Case of Study
This article is an excerpt from the new book Soft Target Hardening: Protecting People from Attack (Dr. Jennifer Hesterman, CRC, 2014).
In a January 2014 interview, President Vladimir Putin asserted that,
"if we allow ourselves to be weak, feel weak, let our fear to be seen, by doing that we’ll assist those terrorists in achieving their goals1."
The 2014 Winter Olympics in Sochi, Russia was historic because, for the first time, the global discussion was more focused on the escalating potential of terrorist activity against unprotected “soft” targets and the requisite security for the Games’ venues rather than on the athletic competitions. With serious threats of terrorist attacks shrouding the Games, the Russian Olympic Committee generated the most sophisticated and extensive security regime in history.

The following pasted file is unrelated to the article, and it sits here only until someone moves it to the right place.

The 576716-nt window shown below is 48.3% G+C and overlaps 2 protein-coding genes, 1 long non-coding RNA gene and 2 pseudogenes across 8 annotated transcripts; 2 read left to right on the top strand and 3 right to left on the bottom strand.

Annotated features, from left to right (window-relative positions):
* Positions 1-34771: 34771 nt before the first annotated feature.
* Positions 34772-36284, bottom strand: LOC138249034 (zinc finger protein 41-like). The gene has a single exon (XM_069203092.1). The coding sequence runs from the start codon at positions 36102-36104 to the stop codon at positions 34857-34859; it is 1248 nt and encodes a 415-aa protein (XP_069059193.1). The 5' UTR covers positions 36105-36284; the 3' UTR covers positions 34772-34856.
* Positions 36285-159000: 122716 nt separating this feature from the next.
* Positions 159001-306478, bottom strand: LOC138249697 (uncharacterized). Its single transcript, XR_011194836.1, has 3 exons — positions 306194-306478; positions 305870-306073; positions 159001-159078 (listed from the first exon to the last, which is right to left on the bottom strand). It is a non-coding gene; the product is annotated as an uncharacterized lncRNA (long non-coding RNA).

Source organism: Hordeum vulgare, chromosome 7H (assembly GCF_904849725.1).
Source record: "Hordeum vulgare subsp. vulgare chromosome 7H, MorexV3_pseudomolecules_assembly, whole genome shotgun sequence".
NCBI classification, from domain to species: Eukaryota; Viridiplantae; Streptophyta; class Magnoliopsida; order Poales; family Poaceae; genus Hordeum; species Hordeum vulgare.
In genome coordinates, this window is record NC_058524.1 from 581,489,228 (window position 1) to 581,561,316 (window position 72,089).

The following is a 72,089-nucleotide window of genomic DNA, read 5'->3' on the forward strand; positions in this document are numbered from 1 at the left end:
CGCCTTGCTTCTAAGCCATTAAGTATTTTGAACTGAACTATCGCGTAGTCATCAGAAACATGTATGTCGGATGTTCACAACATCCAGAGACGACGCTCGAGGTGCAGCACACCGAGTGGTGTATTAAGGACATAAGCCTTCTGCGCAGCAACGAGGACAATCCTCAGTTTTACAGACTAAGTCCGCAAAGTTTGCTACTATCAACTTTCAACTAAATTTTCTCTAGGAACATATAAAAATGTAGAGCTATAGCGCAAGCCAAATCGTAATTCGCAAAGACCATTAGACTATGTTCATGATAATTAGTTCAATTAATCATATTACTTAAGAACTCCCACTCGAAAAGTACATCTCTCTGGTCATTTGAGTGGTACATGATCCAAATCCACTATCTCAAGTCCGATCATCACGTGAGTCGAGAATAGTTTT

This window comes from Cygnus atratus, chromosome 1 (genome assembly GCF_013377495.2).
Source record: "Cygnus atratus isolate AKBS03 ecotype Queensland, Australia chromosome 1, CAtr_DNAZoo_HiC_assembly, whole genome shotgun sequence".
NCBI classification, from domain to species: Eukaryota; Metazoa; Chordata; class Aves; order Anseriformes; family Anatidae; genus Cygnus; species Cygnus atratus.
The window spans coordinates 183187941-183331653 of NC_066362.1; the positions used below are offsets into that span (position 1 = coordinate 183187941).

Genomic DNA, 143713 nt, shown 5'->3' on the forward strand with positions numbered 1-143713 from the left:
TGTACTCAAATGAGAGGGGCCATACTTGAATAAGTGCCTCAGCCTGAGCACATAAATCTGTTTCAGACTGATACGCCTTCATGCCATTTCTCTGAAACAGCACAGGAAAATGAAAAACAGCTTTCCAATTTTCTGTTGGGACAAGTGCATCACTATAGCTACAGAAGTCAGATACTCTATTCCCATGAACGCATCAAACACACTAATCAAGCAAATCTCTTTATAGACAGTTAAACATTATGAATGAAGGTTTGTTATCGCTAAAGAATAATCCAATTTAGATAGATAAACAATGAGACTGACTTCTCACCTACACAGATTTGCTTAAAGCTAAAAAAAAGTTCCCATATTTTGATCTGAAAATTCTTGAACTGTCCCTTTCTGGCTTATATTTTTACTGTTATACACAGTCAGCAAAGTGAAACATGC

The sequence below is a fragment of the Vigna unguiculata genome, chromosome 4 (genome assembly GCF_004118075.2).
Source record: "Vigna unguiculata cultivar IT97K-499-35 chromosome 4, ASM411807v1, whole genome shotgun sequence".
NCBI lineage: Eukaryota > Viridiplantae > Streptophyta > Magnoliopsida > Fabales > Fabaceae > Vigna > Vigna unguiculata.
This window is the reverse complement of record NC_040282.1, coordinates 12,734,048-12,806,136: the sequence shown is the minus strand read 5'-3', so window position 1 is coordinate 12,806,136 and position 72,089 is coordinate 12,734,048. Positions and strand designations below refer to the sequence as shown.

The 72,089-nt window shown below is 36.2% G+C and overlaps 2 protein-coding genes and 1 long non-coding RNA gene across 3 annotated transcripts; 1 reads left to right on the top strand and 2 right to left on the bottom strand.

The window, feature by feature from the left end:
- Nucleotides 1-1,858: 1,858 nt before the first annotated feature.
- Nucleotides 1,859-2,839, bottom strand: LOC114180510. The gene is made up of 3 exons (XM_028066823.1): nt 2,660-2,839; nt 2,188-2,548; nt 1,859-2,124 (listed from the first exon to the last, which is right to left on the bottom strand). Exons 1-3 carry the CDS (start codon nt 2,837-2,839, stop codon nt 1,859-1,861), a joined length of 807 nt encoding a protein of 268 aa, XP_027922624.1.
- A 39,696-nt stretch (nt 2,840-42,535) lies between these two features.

A common method used by Taliban tribal members in eastern and southern Afghanistan to gain control of an area deemed of strategic interest to the Taliban leadership operating from safe havens in Pakistan or within Afghanistan is to identify and target villages to subvert. The Taliban has recognized the necessity to operate with the compliance of the local population.
The modus operandi has been to gain its cooperation through indoctrination (preferred) or coercion (when necessary). e control of villages is tactically needed to allow the Taliban to stage ghters and equipment to be used in attacks against Afghan security forces and US and coalition troops, and strategically to operate an e ective and parallel “shadow government” that supplants the Afghan central government.